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Terrorism Preparedness Guidelines. Prepared by New York State Education Department - School Bus Terrorism Committee. INTRODUCTION:

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Terrorism Preparedness Guidelines

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Terrorism Preparedness Guidelines

Prepared by New York State Education Department - School Bus Terrorism Committee


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INTRODUCTION:

In light of repeated attacks on buses in the Middle East, it is important that Bus Operators and Bus Dispatch personnel be vigilant in preparing for, and understanding how, terrorists might attack their system. School Buses are ideal targets for explosives.


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The following is a check list by which you can evaluate your district’s, community’s or company’s Emergency Management Plan and your daily operation procedures. This list is by no means exhaustive. It is intended to raise the level of awareness among transportation professionals of the real threat that exists for school buses to be targets of terrorism.


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Perhaps a good place to start is to establish a working definition of terrorism. We have defined terrorism as: premeditated threats or acts of violence committed by politically motivated persons whose intent is to intimidate or cause serious physical harm to a specific group of people.


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Most Emergency Management Plans include school buses merely as a means of shelter and a method of transportation away from a disaster. We are urging you to seriously consider your big yellow buses as an actual target of terrorism and to take steps to avert any such incidents.


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Buses in storage or the bus garage/facility:

  • Key in on Access

  • Lighting

  • Alarms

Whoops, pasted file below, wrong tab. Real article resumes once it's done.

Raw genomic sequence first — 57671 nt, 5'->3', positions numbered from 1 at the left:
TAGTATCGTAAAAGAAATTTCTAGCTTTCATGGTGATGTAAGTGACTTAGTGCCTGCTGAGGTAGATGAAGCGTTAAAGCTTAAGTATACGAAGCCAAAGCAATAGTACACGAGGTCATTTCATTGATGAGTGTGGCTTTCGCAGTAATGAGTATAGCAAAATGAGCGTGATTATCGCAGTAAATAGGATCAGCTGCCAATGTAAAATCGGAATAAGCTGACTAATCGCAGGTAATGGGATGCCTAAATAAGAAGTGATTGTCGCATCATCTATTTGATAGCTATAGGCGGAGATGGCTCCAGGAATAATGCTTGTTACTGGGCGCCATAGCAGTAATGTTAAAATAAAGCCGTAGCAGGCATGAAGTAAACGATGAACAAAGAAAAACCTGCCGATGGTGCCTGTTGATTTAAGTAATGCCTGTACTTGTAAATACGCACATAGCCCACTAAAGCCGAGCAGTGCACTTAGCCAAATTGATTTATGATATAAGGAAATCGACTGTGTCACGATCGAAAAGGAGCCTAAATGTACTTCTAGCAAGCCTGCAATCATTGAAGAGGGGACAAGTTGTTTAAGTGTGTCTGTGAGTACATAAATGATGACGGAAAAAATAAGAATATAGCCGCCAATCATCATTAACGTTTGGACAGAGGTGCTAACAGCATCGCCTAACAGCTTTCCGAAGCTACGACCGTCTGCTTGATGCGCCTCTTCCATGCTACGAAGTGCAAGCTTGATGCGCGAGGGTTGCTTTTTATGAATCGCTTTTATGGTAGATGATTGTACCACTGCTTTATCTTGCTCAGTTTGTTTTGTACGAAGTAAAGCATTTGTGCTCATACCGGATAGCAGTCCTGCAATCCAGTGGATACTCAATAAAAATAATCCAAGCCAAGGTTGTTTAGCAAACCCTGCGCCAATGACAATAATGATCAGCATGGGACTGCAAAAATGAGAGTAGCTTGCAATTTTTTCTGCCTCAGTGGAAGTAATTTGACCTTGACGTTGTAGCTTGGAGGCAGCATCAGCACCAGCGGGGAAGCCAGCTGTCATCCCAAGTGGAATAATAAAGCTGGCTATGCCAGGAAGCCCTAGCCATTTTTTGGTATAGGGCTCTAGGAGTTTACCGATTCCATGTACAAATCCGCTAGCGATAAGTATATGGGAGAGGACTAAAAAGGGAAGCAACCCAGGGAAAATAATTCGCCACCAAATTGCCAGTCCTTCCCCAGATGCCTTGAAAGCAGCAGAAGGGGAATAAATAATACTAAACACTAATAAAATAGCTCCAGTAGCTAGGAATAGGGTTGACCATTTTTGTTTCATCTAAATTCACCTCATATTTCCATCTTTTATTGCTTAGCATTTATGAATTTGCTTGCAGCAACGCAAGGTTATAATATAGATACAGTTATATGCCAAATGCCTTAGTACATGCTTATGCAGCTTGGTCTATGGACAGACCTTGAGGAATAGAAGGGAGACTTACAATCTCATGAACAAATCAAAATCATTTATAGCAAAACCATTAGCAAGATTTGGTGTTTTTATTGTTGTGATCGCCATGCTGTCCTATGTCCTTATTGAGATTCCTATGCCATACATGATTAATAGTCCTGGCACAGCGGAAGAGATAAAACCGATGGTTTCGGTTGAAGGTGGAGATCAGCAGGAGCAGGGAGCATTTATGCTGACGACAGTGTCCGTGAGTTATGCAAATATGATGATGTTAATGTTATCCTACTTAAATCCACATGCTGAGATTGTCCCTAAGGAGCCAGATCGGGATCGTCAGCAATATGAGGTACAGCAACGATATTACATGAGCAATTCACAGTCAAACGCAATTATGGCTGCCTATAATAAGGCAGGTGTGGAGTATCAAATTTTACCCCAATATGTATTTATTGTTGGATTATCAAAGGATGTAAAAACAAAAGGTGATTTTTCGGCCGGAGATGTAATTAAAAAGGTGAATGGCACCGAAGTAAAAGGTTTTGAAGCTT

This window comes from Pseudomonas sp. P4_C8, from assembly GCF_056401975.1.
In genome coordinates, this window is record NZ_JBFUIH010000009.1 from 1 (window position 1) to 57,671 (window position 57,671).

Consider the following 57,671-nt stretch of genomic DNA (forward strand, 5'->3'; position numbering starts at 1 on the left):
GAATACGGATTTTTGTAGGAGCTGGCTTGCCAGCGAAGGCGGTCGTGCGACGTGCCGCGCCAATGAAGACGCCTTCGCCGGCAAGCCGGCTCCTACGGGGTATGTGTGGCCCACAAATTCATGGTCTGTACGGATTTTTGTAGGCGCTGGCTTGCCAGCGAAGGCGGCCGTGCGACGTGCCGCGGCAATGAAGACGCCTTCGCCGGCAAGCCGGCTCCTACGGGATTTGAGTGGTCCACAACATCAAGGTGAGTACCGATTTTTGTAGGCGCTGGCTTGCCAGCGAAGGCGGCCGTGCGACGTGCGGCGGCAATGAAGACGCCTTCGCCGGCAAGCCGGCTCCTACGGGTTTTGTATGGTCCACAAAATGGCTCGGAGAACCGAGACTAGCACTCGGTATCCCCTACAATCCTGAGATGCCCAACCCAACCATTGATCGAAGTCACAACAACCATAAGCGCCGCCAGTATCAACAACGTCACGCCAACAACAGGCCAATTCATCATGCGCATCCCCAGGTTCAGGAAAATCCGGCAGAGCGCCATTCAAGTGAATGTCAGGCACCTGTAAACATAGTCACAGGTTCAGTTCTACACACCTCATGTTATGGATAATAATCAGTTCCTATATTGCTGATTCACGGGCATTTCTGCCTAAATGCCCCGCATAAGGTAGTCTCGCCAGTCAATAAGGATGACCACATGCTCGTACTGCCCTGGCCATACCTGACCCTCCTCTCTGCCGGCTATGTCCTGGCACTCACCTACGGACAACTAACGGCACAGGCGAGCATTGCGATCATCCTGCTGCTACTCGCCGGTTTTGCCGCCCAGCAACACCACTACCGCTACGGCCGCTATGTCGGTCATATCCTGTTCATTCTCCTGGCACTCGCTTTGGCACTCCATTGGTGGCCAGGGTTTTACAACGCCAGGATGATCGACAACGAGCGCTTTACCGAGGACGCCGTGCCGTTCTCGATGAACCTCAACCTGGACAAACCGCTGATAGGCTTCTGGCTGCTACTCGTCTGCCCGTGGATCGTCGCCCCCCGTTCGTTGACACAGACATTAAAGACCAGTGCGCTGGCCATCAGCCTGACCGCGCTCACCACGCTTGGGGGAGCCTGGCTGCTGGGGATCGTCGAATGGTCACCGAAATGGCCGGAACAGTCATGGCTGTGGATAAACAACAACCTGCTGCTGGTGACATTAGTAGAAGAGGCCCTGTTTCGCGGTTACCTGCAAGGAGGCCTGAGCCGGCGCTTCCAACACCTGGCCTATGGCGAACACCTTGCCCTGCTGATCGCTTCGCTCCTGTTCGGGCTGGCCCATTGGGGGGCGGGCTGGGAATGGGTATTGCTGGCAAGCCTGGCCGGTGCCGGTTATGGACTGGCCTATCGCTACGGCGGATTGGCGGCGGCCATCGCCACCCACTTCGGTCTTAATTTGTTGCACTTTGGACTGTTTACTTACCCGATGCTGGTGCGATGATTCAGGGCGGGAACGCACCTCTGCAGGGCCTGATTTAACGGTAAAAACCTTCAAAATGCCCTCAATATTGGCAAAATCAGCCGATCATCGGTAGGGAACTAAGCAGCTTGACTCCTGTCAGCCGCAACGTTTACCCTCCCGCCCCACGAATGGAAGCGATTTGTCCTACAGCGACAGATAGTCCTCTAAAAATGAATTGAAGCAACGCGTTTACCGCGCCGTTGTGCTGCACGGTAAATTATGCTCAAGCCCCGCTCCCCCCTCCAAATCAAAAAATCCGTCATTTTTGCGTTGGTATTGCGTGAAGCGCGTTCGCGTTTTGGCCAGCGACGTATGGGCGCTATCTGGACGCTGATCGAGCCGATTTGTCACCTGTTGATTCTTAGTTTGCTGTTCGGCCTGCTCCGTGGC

• Cameras

  • Exit Diagrams


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Buses in the storage area or bus yard:

  • Key in on fences

  • Alarms

  • Cameras

  • Patrol / Guards

  • Lighting

  • Location of buses - where parked

  • Evacuation from the bus yard with alternate routes

  • Driver observations of the unusual


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Buses In Transit

Taken from SCHOOL BUS EMERGENCY INCIDENT GUIDELINES prepared by a subcommittee of the NYS Counter Terrorism Zone 4 and used with their permission.


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Observations by drivers:

  • The school bus driver is the first line of defense in dealing with security issues and recognizing the potential of a threat.


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PRE- TRIP: Exterior

  • Brake checks

  • Tire checks

  • Steering

  • Outside compartments (for unknown objects)


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PRE-TRIP: Interior (for unknown objects or tampering)

  • Floor

  • Seats

  • Under seats

  • Interior compartments


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At The Bus Stop:

  • Strange vehicle at bus stop, try to record license plate number and the description of the vehicle.

  • Individuals never seen before in close proximity to bus stop. Individuals never seen before at the bus stop, talking to children. Notify base immediately.


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  • Do not let any adult on your bus (including parents), close your door and notify base. If you are forced into a conversation, have it at the drivers’ window.

  • Parents should not prolong the bus stop with conversations to the driver. (This would be an easy target to identify.)


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  • Do not let a new student on your bus without a bus pass

  • Do not deviate from your designated route

  • Do not make unauthorized stops


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While Driving:

  • Be on the alert for anything unusual (i.e. movement of the vehicle, persons acting suspicious)

  • Do not open the door or get out of the bus if road is blocked for no reason (i.e. stalled car, debris without a storm) Notify base. In the event of a crash, be watchful for unusual behavior. (Could be a staged incident.)